A highway runs through it: The legacy of urban renewal in Providence

Homes RI
4 min readMar 22, 2023


An armored vehicle is used to demolish a building in the Lippitt Hill neighborhood of Providence. Photo Courtesy of RI Historical Society.

Urban renewal is defined as “a program of land redevelopment often used to address urban decay in cities.”

At face value, the term “urban renewal” doesn’t evoke a sense of loss, but one of progress. For Black communities across America, however, urban renewal brought neighborhood erasure — not growth and positive change.

After being redlined in the 1930s, several Black communities were effectively wiped-out to make way for new developments, mostly catering to White residents and often only to White residents.

Providence, Rhode Island was no stranger to this harsh reality.

In 1946, Rhode Island passed the Community Redevelopment Act, which allowed for the formation of the Providence Redevelopment Agency (PRA) as its main tool for urban renewal. The R.I. General Assembly passed the Slum Clearance and Redevelopment Act in 1950, which gave the PRA the right to acquire private homes and properties in blighted areas through eminent domain.

The PRA recommended that a quarter of the city’s real estate — 11,000 buildings — be demolished and redeveloped in the 1960s.

In April 1959, residents in the predominantly Black and immigrant neighborhood of Lippitt Hill received pamphlets on their doors from the PRA, warning them that Lippitt Hill had been identified as “blighted” and was to be purchased for redevelopment. It was also one of the oldest African American communities in the state.

Roughly 650 units in Lippitt Hill would be destroyed, with 450 of them (around 70 percent) occupied by non-White residents. The neighborhood was replaced with the University Heights housing complex and a supermarket (Whole Foods on N. Main Street, today).

Stories like this would play out throughout the city.

The predominantly Black neighborhood of Mount Hope was destroyed in the name of urban renewal and replaced with a highway and USPS distribution center. More than 700 homes were demolished in Mount Hope alone.

Across the city , another largely immigrant neighborhood was wiped-out to make way for an I-195 highway extension. Residents of Fox Point were displaced in large quantities when the neighborhood was designated as a slum by the PRA in 1959.

Some stayed and fought the development, to no avail.

A young man looks at the Lippitt Hill Redevelopment Project construction. Photo Courtesy of Rhode Island Historical Society Collections.

Displaced with nowhere to go

Black people made up only about 5.5 percent of the total Providence population in 1960, but 33 percent of those displaced through urban renewal were Black.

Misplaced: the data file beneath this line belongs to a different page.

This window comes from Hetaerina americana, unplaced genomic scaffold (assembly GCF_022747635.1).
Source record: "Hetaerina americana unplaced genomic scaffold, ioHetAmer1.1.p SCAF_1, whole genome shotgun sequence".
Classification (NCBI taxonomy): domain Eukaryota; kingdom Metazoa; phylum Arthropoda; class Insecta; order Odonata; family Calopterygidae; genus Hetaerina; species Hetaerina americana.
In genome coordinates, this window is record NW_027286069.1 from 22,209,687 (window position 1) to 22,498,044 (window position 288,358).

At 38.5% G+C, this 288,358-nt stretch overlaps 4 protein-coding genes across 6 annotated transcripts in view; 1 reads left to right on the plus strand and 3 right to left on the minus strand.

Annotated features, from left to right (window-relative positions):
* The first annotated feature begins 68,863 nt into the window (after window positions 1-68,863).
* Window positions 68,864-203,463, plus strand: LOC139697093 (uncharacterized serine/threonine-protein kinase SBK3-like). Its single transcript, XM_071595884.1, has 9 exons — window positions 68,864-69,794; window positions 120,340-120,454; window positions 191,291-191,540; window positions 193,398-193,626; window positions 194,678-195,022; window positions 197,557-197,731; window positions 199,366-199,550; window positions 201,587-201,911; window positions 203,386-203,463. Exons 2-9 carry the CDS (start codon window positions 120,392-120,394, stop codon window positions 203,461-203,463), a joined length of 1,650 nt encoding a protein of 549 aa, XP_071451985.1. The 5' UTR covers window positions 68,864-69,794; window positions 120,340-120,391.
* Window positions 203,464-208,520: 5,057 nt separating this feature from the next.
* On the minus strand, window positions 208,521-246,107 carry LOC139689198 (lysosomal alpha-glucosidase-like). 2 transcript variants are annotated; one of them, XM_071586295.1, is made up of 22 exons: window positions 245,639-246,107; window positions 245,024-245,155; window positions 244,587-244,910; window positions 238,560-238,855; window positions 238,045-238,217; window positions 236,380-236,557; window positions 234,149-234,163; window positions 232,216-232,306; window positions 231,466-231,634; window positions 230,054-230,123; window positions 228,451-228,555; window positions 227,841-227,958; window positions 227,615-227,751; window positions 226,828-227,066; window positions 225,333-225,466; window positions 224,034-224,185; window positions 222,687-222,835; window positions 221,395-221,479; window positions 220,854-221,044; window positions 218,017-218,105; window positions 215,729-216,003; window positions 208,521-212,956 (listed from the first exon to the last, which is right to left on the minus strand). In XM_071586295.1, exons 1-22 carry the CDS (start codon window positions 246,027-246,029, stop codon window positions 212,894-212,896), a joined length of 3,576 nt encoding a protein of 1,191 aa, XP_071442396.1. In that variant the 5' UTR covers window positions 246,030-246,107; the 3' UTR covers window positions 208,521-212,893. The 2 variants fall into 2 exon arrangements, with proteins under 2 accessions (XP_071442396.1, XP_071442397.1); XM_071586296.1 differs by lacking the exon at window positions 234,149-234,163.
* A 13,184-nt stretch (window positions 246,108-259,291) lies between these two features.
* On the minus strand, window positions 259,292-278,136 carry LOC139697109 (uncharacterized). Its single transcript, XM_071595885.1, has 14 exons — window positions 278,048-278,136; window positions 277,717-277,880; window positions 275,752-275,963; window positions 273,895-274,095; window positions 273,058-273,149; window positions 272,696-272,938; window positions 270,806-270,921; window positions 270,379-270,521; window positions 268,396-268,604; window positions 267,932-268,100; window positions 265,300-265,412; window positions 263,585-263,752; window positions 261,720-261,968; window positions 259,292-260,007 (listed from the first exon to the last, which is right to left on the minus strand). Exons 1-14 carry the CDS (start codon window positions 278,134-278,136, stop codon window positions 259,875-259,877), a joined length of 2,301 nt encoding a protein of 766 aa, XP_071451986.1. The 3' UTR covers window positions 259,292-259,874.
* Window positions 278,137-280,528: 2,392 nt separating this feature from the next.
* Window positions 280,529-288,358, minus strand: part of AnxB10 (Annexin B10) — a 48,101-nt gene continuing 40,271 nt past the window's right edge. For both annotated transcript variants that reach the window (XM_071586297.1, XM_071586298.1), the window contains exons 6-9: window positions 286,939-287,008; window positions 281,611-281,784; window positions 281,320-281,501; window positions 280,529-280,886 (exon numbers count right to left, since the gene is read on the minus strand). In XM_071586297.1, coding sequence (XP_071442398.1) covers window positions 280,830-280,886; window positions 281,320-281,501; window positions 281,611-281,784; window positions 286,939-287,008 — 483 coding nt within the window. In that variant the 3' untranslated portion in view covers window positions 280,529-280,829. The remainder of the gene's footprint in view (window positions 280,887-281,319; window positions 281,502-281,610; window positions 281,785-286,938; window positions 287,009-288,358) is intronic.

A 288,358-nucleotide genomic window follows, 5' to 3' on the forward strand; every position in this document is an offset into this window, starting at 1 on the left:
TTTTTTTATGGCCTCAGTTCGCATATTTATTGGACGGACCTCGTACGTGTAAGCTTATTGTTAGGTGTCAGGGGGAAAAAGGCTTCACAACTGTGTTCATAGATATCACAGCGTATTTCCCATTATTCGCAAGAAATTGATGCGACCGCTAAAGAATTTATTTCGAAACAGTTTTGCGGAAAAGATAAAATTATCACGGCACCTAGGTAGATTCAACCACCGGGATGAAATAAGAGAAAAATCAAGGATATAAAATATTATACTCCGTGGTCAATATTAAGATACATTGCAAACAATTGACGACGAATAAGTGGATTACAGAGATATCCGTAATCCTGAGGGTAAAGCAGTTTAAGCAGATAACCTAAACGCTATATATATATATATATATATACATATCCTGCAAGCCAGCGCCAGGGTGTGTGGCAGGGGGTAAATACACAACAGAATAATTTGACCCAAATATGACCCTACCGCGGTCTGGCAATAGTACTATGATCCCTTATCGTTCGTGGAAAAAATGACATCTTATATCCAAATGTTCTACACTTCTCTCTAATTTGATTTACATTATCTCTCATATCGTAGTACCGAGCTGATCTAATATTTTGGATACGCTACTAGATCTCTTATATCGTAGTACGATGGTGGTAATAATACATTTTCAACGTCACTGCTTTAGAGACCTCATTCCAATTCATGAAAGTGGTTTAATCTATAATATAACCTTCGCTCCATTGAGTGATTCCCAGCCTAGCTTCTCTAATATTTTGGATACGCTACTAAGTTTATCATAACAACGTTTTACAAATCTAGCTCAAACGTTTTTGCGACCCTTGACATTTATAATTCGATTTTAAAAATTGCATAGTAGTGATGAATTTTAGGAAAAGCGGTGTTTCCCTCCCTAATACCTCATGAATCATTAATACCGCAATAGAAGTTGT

The displaced were seldom assisted with finding new housing, and Black people experienced further discrimination when White landlords refused to rent to them. Many were forced into ill-maintained and segregated public housing projects.

Black families were systematically denied access to affordable homeownership. Between 1934 and 1962, households of color received only 2 percent of all government-backed mortgages.

Looking forward

Some steps have been taken to reverse the damage of urban renewal, including rerouting route I-195 around downtown Providence and daylighting portions of the Providence River, but the devastation experienced by Black Rhode Islanders can’t really be undone.

Urban renewal and widespread discriminatory housing practices would have a lasting impact on the rate of Black homeownership.

According to a 2022 report, while 62 percent of all Rhode Islanders own their own home, only 34 percent of Black Rhode Islanders are homeowners. Rhode Island’s racial homeownership gap is even worse than the national average.

We need to combat the racist housing policies of the past with forward-thinking policies that protect, uplift and propel Black families.

The State of Black Rhode Island report states, “Effective policies must address historic and current barriers to homeownership related to intentional racial exclusion and barriers to credit access. By continuing to identify and work with national and local organizations, as well as government agencies, we can help improve Black homeownership rates in our state.”

Learn more

In 2017, Stages of Freedom conducted interviews to collect oral histories from former residents of the Lippitt Hill neighborhood.

The story of Fox Point is told in Dr. Claire Andrade-Watkins’ documentary “Some Kind Of Funny Porto Rican?,” the first in a trilogy of documentaries about Cape Verdean community in Fox Point.

A Matter of Truth: The Struggle for African Heritage & Indigenous People Equal Rights in Providence, Rhode Island (1620–2020)

Urban Renewal and Rhode Island: A Complicated History by Miguel Youngs

This post was written by Nicole Dotzenrod, Housing Network of Rhode Island communications manager.

Do you have a story you would like to uplift? Email Nicole at ndotzenrod@housingnetworkri.org to submit an idea or guest blog post.


Homes RI is a coalition of organizations working together to increase the supply of safe, healthy and affordable homes throughout Rhode Island. We believe Rhode Island can and should be a state where all residents are able to live in safe, healthy and sustainable homes in thriving communities. | homesri.org



Homes RI

Homes RI is a coalition of organizations working together to increase the supply of safe, healthy and affordable homes throughout Rhode Island | homesri.org